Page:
I didn’t experience any other scams while playing Adopt Me! There are accounts of sexual predators using Roblox to target children. Though, I never saw anyone say anything untoward during my time with the game. Roblox uses a chat moderation system to filter out offensive, adult, or otherwise inappropriate content. Regardless, you should warn kids not to share personal information and not to use third-party chat apps outside of Roblox. Parents can also turn off online chat, but that does take a lot of the fun out of the game. And if you’re worried about your kid’s Legendary Unicorn being stolen by some tween grifter, you can use the game’s settings to limit who they can trade with.
Think of Jailbreak as Grand Theft Auto for kids. Players can choose to be a criminal and earn money zooming around town robbing banks. Alternately, players can choose to be a cop and earn bounties by arresting criminals. There are Game Passes that your child can purchase to unlock items within the game. Again, they’ll need Robux, which you’ll have to buy for them using real-life money. Players can sell or trade items to other players. Your little ones should proceed with caution whenever trading online with players they don’t know.
The Jailbreak crowd appears to skew older than Adopt Me! While playing Jailbreak, I saw players gently teasing other players and players with vaguely inappropriate usernames. Other than that, Jailbreak is a fun, safe game I wouldn’t mind playing if I had nothing better to do.
Epic Games, the studio behind Fortnite, has been making headlines lately over its legal wrangling with Apple. The complaint stems from Apple’s 30% cut of all in-game purchases—no small sum when you consider Fortnite pulled in $1.8 billion in revenue in 2019. While the game is free to play, you’re really only getting half the game if you don’t spend some of the in-game currency called V-Bucks.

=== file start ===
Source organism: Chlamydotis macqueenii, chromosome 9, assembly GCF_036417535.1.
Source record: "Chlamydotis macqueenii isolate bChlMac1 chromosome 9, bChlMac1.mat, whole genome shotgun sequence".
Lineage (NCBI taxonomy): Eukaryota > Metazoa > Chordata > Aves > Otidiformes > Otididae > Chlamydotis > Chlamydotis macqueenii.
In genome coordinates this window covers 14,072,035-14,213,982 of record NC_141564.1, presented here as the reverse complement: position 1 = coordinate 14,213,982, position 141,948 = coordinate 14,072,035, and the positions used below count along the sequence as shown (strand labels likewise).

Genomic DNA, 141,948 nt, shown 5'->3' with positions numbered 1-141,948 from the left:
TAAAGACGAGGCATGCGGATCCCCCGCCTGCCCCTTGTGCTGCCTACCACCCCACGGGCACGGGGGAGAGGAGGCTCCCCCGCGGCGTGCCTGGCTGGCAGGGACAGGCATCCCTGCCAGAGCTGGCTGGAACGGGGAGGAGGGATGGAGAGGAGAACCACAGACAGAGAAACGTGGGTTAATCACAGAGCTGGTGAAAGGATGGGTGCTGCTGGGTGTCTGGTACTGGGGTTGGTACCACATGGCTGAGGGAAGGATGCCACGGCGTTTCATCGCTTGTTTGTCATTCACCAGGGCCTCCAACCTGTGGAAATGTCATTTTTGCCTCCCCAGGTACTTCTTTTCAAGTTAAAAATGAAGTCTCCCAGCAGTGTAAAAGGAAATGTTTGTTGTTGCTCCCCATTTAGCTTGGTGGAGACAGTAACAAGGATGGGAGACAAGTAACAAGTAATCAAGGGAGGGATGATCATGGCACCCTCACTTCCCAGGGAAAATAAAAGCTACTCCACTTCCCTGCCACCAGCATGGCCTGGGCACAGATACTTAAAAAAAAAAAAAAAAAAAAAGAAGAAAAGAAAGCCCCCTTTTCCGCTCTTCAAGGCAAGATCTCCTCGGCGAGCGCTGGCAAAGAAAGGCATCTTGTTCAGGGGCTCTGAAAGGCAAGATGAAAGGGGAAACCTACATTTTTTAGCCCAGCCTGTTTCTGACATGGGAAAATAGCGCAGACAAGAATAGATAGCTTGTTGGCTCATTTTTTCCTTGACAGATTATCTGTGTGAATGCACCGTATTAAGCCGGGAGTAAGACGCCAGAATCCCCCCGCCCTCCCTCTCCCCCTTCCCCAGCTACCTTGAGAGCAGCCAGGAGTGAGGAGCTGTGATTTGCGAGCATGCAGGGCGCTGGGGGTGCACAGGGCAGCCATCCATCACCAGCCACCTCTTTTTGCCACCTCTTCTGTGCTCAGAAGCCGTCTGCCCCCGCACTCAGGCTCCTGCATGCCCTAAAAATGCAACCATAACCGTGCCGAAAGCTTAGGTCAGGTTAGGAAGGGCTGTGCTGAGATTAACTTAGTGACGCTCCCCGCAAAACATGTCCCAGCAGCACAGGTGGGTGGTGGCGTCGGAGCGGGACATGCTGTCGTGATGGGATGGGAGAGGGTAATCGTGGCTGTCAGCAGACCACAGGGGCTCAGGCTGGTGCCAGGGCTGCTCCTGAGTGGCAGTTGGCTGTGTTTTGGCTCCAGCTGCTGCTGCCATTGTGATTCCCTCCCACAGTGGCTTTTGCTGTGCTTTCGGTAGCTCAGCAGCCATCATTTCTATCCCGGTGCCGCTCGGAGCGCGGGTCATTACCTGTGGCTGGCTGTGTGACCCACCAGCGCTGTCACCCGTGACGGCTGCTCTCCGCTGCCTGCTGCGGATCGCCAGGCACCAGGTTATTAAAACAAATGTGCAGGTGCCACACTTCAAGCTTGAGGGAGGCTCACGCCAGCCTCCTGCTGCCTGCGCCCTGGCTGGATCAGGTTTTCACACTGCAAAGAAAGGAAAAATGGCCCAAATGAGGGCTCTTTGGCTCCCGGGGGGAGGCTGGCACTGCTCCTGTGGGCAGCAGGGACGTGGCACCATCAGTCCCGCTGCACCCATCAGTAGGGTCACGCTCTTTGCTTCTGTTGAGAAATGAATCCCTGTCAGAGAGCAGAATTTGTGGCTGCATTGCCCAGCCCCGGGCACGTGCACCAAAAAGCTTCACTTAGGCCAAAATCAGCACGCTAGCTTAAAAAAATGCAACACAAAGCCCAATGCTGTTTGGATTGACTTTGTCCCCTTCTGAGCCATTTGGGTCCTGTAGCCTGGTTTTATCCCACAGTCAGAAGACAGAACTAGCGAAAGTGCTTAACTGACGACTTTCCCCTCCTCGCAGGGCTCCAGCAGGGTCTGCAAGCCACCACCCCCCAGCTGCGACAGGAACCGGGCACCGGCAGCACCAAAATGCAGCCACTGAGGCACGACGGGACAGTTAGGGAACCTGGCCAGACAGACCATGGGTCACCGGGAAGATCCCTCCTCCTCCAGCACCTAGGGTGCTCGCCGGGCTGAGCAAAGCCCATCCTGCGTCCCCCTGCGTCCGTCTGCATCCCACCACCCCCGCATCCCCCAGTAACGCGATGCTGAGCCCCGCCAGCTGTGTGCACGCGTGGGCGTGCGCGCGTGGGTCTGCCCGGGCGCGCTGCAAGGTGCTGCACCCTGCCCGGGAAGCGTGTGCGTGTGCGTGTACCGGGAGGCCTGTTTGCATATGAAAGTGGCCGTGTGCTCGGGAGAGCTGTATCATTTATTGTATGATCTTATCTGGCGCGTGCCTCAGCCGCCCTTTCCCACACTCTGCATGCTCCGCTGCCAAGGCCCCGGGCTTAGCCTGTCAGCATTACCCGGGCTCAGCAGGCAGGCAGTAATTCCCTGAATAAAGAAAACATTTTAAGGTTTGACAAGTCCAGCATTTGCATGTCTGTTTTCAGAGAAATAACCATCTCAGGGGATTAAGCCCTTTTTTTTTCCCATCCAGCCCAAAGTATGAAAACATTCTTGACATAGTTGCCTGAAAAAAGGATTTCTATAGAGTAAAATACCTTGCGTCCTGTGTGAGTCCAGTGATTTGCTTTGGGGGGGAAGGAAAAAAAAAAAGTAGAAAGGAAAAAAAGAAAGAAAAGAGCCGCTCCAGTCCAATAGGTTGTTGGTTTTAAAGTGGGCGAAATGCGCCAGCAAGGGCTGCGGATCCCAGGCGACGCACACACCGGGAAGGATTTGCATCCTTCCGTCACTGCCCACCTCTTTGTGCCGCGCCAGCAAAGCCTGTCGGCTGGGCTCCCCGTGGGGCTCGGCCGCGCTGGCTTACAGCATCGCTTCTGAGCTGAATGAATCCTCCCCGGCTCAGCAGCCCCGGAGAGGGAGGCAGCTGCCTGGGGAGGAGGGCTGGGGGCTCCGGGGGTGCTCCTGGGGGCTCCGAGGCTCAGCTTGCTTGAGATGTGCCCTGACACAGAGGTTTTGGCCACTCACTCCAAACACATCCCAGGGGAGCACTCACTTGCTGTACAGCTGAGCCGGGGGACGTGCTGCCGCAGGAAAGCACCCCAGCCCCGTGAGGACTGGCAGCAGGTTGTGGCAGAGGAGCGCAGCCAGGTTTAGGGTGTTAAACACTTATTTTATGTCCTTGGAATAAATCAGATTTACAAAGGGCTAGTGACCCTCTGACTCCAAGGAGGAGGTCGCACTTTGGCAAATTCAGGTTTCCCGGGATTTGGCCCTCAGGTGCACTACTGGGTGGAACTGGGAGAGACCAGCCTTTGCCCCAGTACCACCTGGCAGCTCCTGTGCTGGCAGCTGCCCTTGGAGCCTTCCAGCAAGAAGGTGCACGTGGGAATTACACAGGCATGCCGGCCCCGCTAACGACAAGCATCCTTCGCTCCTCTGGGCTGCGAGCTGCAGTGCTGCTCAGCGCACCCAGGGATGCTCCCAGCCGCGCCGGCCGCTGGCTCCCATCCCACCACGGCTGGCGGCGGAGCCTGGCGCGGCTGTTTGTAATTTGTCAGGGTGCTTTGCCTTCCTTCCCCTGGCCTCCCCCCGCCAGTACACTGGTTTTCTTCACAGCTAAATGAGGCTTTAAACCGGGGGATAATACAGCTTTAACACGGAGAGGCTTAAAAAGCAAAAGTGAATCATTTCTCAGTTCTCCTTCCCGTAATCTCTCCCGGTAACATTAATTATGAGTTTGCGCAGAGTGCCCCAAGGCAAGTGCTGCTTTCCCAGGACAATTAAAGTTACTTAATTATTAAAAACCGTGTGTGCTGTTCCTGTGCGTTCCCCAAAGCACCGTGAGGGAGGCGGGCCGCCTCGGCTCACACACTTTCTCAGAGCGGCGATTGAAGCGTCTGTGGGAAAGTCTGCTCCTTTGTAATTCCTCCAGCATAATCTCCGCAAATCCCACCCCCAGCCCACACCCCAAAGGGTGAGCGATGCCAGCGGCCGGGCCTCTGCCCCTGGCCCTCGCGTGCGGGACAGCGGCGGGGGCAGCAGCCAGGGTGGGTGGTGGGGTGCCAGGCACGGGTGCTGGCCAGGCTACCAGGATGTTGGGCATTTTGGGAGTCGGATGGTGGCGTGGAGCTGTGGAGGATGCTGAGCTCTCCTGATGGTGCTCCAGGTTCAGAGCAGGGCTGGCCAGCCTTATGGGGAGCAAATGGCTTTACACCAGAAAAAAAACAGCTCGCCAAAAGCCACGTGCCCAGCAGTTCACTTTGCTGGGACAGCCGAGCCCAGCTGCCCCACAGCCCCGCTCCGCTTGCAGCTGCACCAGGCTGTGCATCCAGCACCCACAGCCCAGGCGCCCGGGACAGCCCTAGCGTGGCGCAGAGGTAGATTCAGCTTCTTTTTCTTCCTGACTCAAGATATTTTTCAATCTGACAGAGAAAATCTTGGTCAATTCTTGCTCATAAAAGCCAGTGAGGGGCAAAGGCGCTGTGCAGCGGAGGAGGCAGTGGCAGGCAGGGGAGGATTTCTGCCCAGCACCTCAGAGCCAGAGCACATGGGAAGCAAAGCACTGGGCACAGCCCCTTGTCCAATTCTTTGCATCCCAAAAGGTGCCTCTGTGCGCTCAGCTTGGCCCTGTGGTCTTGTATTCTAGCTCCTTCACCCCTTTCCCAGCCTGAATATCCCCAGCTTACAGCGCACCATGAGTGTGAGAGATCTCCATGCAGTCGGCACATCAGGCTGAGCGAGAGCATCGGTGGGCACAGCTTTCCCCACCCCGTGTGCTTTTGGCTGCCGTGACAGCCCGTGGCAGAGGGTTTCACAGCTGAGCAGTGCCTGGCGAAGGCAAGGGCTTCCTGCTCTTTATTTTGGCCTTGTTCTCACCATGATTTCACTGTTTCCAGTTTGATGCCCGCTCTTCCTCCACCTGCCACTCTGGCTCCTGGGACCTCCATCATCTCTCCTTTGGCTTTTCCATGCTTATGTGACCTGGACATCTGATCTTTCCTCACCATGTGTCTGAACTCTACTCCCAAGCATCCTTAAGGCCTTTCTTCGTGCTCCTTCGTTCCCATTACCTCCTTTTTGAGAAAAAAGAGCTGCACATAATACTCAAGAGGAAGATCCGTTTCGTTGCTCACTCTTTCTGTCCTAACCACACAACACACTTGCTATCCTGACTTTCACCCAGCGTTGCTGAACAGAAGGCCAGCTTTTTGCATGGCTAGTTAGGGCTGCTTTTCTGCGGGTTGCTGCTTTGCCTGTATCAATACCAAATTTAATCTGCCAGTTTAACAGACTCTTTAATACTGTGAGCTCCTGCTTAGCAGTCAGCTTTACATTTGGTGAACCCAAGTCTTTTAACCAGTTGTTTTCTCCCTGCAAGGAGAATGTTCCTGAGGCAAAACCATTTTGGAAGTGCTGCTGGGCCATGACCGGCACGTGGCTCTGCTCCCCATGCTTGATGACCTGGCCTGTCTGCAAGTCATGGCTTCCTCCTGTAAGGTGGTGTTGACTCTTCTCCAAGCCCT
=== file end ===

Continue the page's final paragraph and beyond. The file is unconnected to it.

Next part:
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Players have the option to buy a Battle Pass using V-Bucks. Battle Passes, in turn, allow players to unlock items and cosmetics (aka skins) by completing tasks within the game. With the battle pass system, players and parents know exactly what loot they’ll be getting for their money. Like all the other games featured in this story, V-Bucks are purchased using real-life money. If you have reservations about sharing your credit card info, you can buy V-Bucks gift cards at brick and mortar stores, including Target, Walmart, and GameStop.
My time with Fortnite was quite safe. Combat is cartoonish and non-violent with defeated players disappearing into the ether in a flashy show of lights. There was some crap talk, but players can report other players if things get out of hand. Accounts with desirable skins and weapons can be the target of hackers who turn around and sell stolen goods. Warn kids not to share their username and password or any personal information with anyone online.
Play with your kids
We’re at an interesting confluence of events right now. First, many of us are under shelter in place or stay at home orders. Second, kids are bored out of their minds. It’s all too easy to hand kids the Nintendo Switch or the smartphone and let them have at it. While the games covered in this story are relatively harmless, there are still some scams to watch out for. The best way to keep an eye on your kids is to play with them. My young ward and I had a great time playing on the same team in Fortnite. If video games aren’t your thing, at least check your account settings and make sure your kids need permission to make any purchases.
The post I played the free online games your kids are playing and here’s what happened appeared first on Malwarebytes Labs.